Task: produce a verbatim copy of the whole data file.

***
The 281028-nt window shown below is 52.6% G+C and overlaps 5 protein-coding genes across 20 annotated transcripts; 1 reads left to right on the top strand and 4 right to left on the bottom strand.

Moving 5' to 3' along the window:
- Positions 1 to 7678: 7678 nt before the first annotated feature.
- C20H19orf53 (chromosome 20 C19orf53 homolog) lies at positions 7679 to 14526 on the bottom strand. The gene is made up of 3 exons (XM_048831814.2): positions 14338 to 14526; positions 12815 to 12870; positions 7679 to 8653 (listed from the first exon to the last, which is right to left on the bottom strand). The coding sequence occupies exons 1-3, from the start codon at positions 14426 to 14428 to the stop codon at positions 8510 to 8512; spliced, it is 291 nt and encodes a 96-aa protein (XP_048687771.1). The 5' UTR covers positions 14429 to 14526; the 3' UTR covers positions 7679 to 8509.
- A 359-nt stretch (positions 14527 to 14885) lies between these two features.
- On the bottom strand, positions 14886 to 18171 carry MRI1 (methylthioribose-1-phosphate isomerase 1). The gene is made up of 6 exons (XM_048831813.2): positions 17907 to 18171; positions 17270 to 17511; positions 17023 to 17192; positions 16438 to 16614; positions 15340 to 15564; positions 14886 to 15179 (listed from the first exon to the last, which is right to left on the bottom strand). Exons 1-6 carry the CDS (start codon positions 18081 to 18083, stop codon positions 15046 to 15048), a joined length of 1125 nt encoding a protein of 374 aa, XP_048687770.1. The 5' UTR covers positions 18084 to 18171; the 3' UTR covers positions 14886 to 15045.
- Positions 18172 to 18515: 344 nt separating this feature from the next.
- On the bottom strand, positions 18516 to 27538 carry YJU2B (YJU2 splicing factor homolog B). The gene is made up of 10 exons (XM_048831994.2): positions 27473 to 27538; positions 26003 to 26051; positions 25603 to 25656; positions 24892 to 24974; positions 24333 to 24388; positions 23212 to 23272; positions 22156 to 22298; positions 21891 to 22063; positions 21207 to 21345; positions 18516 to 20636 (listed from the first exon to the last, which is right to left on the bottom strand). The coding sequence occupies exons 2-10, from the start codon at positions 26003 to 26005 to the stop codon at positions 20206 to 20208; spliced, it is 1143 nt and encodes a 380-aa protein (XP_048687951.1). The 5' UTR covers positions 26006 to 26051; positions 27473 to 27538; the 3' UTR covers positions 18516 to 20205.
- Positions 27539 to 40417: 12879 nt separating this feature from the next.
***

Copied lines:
The 281028-nt window shown below is 52.6% G+C and overlaps 5 protein-coding genes across 20 annotated transcripts; 1 reads left to right on the top strand and 4 right to left on the bottom strand.

Moving 5' to 3' along the window:
- Positions 1 to 7678: 7678 nt before the first annotated feature.
- C20H19orf53 (chromosome 20 C19orf53 homolog) lies at positions 7679 to 14526 on the bottom strand. The gene is made up of 3 exons (XM_048831814.2): positions 14338 to 14526; positions 12815 to 12870; positions 7679 to 8653 (listed from the first exon to the last, which is right to left on the bottom strand). The coding sequence occupies exons 1-3, from the start codon at positions 14426 to 14428 to the stop codon at positions 8510 to 8512; spliced, it is 291 nt and encodes a 96-aa protein (XP_048687771.1). The 5' UTR covers positions 14429 to 14526; the 3' UTR covers positions 7679 to 8509.
- A 359-nt stretch (positions 14527 to 14885) lies between these two features.
- On the bottom strand, positions 14886 to 18171 carry MRI1 (methylthioribose-1-phosphate isomerase 1). The gene is made up of 6 exons (XM_048831813.2): positions 17907 to 18171; positions 17270 to 17511; positions 17023 to 17192; positions 16438 to 16614; positions 15340 to 15564; positions 14886 to 15179 (listed from the first exon to the last, which is right to left on the bottom strand). Exons 1-6 carry the CDS (start codon positions 18081 to 18083, stop codon positions 15046 to 15048), a joined length of 1125 nt encoding a protein of 374 aa, XP_048687770.1. The 5' UTR covers positions 18084 to 18171; the 3' UTR covers positions 14886 to 15045.
- Positions 18172 to 18515: 344 nt separating this feature from the next.
- On the bottom strand, positions 18516 to 27538 carry YJU2B (YJU2 splicing factor homolog B). The gene is made up of 10 exons (XM_048831994.2): positions 27473 to 27538; positions 26003 to 26051; positions 25603 to 25656; positions 24892 to 24974; positions 24333 to 24388; positions 23212 to 23272; positions 22156 to 22298; positions 21891 to 22063; positions 21207 to 21345; positions 18516 to 20636 (listed from the first exon to the last, which is right to left on the bottom strand). The coding sequence occupies exons 2-10, from the start codon at positions 26003 to 26005 to the stop codon at positions 20206 to 20208; spliced, it is 1143 nt and encodes a 380-aa protein (XP_048687951.1). The 5' UTR covers positions 26006 to 26051; positions 27473 to 27538; the 3' UTR covers positions 18516 to 20205.
- Positions 27539 to 40417: 12879 nt separating this feature from the next.